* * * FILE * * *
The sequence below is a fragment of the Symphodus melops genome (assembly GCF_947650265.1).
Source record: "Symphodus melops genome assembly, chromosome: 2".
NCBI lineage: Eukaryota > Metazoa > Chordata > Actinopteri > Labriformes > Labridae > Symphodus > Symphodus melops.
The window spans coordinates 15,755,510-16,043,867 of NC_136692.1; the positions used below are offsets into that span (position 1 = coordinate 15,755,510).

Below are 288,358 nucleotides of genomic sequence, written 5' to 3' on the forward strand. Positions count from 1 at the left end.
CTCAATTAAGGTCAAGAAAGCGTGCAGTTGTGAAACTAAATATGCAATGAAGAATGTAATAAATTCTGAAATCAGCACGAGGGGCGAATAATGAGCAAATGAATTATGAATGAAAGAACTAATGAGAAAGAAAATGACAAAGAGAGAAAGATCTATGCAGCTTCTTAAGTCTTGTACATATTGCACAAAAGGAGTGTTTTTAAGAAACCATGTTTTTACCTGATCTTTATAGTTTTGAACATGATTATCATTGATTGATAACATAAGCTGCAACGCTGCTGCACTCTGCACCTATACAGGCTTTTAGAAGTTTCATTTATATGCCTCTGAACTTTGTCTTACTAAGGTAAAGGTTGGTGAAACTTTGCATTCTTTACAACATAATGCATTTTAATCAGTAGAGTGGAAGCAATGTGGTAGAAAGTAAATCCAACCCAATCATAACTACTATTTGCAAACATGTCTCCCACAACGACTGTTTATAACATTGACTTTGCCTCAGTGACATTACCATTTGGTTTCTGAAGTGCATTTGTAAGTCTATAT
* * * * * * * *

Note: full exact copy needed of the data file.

The sequence below is a fragment of the Symphodus melops genome (assembly GCF_947650265.1).
Source record: "Symphodus melops genome assembly, chromosome: 2".
NCBI lineage: Eukaryota > Metazoa > Chordata > Actinopteri > Labriformes > Labridae > Symphodus > Symphodus melops.
The window spans coordinates 15,755,510-16,043,867 of NC_136692.1; the positions used below are offsets into that span (position 1 = coordinate 15,755,510).

Below are 288,358 nucleotides of genomic sequence, written 5' to 3' on the forward strand. Positions count from 1 at the left end.
CTCAATTAAGGTCAAGAAAGCGTGCAGTTGTGAAACTAAATATGCAATGAAGAATGTAATAAATTCTGAAATCAGCACGAGGGGCGAATAATGAGCAAATGAATTATGAATGAAAGAACTAATGAGAAAGAAAATGACAAAGAGAGAAAGATCTATGCAGCTTCTTAAGTCTTGTACATATTGCACAAAAGGAGTGTTTTTAAGAAACCATGTTTTTACCTGATCTTTATAGTTTTGAACATGATTATCATTGATTGATAACATAAGCTGCAACGCTGCTGCACTCTGCACCTATACAGGCTTTTAGAAGTTTCATTTATATGCCTCTGAACTTTGTCTTACTAAGGTAAAGGTTGGTGAAACTTTGCATTCTTTACAACATAATGCATTTTAATCAGTAGAGTGGAAGCAATGTGGTAGAAAGTAAATCCAACCCAATCATAACTACTATTTGCAAACATGTCTCCCACAACGACTGTTTATAACATTGACTTTGCCTCAGTGACATTACCATTTGGTTTCTGAAGTGCATTTGTAAGTCTATAT